Newswise — Surgery, in addition to treatments like chemotherapy and radiation therapy, may increase the length of survival for metastatic breast cancer patients, according to Penn State College of Medicine and Penn State Cancer Institute researchers. They studied nearly 13,000 stage four breast cancer patients and found that those who had surgery in addition to their other treatments had a survival advantage over those who had other treatments alone.
Stage four breast cancer accounts for 6% of newly-diagnosed breast cancer cases. Systemic therapy, which may include treatments like chemotherapy, hormone therapies and immunotherapies, is routinely part of treatment plans for those patients. The benefits of surgery to remove the primary breast cancer are currently only recommended for relieving symptoms of advanced breast cancer such as pain and bleeding.
Surgery is the standard of care for some other types of cancers that have spread from the site of origin to another part of the body, known as metastatic cancers. Dr. Kelly Stahl, surgical resident and lead author of the study published in the Annals of Surgical Oncology, said that previous studies evaluating surgical interventions for metastatic breast cancer had conflicting results which has led to a lack of consensus among clinicians and researchers.
“Results from previous trials evaluating surgical benefit in metastatic breast cancer patients have been questioned because of the small number of participants or the fact that patients weren’t also receiving chemotherapy or other systemic therapies,” Stahl said. “We felt another key factor missing from those studies was whether the biologic subtype of breast cancer affected the survival rates in relation to surgical intervention.”
Stahl worked with Dr. Daleela Dodge and Chan Shen to identify 12,838 stage four breast cancer patients from the National Cancer Database from 2010-2015 and whether these patients’ cancer cells had a growth-promoting protein called HER2 and hormone receptors for estrogen and progesterone, which can fuel cancer growth. The researchers said knowing these characteristics of a cancer’s biological subtype can help determine which treatment plans may be effective.
Stahl studied patients who either had systemic therapy alone, had systemic therapy and surgery or had systemic therapy, surgery and radiation. She and her coauthors then evaluated whether certain biologic subtypes and timing of chemotherapy were associated with survival advantages.
“We evaluated whether the hormone status had an influence on surgical benefit in these treatment-responsive breast cancer patients,” said Dodge, an associate professor of surgery and humanities. “Some types of breast cancer, especially like triple negative, where the cancer is hormone receptor and HER2 negative, are not very responsive to treatment. So our goal was to see if surgery made a difference in metastatic breast cancers that were responsive to treatment.”
The researchers excluded patients who died within six months of their diagnoses, in order to ensure that treatment-responsive cancers were being studied. They found that patients with a surgical intervention tended to have a longer length of survival compared to patients with other treatment plans. Patients whose cancers were HER2 positive especially saw prolonged survival when their treatment plan included surgery.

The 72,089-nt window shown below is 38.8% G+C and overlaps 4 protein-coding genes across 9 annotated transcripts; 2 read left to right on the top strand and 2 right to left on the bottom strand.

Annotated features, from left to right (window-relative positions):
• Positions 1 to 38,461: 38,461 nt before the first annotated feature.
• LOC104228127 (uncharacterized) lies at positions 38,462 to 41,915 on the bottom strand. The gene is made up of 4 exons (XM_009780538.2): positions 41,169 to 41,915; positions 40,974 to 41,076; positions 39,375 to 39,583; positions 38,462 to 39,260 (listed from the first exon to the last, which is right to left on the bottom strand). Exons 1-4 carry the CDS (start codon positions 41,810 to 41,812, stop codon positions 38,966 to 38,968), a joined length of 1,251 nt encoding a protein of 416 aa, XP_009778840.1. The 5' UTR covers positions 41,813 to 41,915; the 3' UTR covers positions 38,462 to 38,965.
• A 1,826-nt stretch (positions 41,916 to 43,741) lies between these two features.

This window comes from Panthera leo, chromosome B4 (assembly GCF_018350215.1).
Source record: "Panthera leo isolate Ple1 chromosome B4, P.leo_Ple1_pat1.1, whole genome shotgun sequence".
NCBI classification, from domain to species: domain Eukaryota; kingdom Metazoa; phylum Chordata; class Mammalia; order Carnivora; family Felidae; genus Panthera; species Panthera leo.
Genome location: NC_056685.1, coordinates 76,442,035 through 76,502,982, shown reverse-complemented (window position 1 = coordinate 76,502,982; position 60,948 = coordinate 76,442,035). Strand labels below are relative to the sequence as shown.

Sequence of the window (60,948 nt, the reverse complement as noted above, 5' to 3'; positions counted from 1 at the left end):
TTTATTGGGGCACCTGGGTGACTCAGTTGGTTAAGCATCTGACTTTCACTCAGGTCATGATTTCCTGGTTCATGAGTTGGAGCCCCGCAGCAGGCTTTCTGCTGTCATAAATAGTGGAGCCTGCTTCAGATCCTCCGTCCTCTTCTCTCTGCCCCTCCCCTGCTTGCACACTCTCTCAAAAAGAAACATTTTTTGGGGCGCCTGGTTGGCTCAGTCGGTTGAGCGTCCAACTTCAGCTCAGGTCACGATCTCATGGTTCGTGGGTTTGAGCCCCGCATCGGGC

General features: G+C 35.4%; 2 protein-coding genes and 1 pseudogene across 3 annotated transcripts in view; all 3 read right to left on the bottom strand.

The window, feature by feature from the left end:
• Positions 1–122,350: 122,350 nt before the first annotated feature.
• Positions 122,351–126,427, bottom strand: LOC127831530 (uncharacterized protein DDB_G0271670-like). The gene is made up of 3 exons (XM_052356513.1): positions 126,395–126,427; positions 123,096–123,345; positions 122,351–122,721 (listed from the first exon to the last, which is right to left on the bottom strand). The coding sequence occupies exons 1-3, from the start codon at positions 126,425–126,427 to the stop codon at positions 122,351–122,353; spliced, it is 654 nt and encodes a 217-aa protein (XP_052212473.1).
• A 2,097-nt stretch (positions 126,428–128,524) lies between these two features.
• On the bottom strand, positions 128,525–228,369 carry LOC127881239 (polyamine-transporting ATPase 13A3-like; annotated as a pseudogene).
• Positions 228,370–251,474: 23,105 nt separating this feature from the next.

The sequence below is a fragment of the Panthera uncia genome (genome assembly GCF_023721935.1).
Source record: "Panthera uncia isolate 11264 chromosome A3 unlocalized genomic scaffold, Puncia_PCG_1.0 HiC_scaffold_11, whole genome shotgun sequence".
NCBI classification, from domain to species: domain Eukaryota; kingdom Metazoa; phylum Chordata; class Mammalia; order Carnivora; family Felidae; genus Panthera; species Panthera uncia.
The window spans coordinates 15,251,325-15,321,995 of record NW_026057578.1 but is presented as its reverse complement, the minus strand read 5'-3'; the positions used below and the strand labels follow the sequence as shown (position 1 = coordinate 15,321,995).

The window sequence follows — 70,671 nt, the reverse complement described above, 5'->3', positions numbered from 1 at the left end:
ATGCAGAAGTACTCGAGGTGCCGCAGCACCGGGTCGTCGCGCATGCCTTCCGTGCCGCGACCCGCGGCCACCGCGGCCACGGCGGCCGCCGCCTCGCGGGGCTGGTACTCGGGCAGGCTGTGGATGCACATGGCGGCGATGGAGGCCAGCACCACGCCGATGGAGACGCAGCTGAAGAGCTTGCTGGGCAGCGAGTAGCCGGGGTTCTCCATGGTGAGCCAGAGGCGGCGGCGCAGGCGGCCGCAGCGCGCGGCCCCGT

Stahl and her coauthors further analyzed the patients who received surgery to see whether receiving chemotherapy before or after surgery had an impact on their length of survival. They found that regardless of hormone receptor or HER2 status, patients who received systemic therapy — including chemotherapy and targeted treatments — before surgery tended to live longer than those who had surgery before systemic treatment.
“Not only did we find that surgery may be beneficial for treatment-responsive metastatic breast cancer patients, we also uncovered that getting chemotherapy before that surgery had the greatest survival advantage in patients with positive HER2 and estrogen and progesterone receptor status,” said Shen, associate professor of surgery.
The researchers said that randomized, controlled trials evaluating the role of surgery after systemic therapy in a younger demographic with minimally metastatic cancers could be used to confirm their results, but said that patient resistance to randomization in trials like this have resulted in poor study recruitment. Therefore, they encourage clinicians to evaluate real-world evidence, including their study, to choose optimal treatment for metastatic breast cancer patients.
“Stage four breast cancer patients who are responsive to systemic therapy may be able to benefit from the addition of surgery regardless of their biologic subtype,” Stahl said.
William Wong, Ashton Brooks, Christopher McLaughlin, Elizabeth Olecki, Joseph Lewcun, Kristina Newport and Monali Vasekar of Penn State College of Medicine also contributed to this research.
The authors declare no conflicts of interest or specific financial support.
About Penn State College of Medicine
Located on the campus of Penn State Health Milton S. Hershey Medical Center in Hershey, Pa., Penn State College of Medicine boasts a portfolio of more than $100 million in funded research. Projects range from development of artificial organs and advanced diagnostics to groundbreaking cancer treatments and understanding the fundamental causes of disease. Enrolling its first students in 1967, the College of Medicine has more than 1,700 students and trainees in medicine, nursing, the health professions and biomedical research on its two campuses.